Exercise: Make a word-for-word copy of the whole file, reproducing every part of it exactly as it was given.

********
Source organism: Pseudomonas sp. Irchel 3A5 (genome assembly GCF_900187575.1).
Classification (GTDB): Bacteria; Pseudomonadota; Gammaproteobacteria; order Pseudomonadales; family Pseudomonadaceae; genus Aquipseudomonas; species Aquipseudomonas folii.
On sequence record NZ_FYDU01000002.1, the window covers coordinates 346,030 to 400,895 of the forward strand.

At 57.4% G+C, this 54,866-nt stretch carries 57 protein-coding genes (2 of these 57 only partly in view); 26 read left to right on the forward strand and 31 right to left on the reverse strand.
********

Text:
Source organism: Pseudomonas sp. Irchel 3A5 (genome assembly GCF_900187575.1).
Classification (GTDB): Bacteria; Pseudomonadota; Gammaproteobacteria; order Pseudomonadales; family Pseudomonadaceae; genus Aquipseudomonas; species Aquipseudomonas folii.
On sequence record NZ_FYDU01000002.1, the window covers coordinates 346,030 to 400,895 of the forward strand.

At 57.4% G+C, this 54,866-nt stretch carries 57 protein-coding genes (2 of these 57 only partly in view); 26 read left to right on the forward strand and 31 right to left on the reverse strand.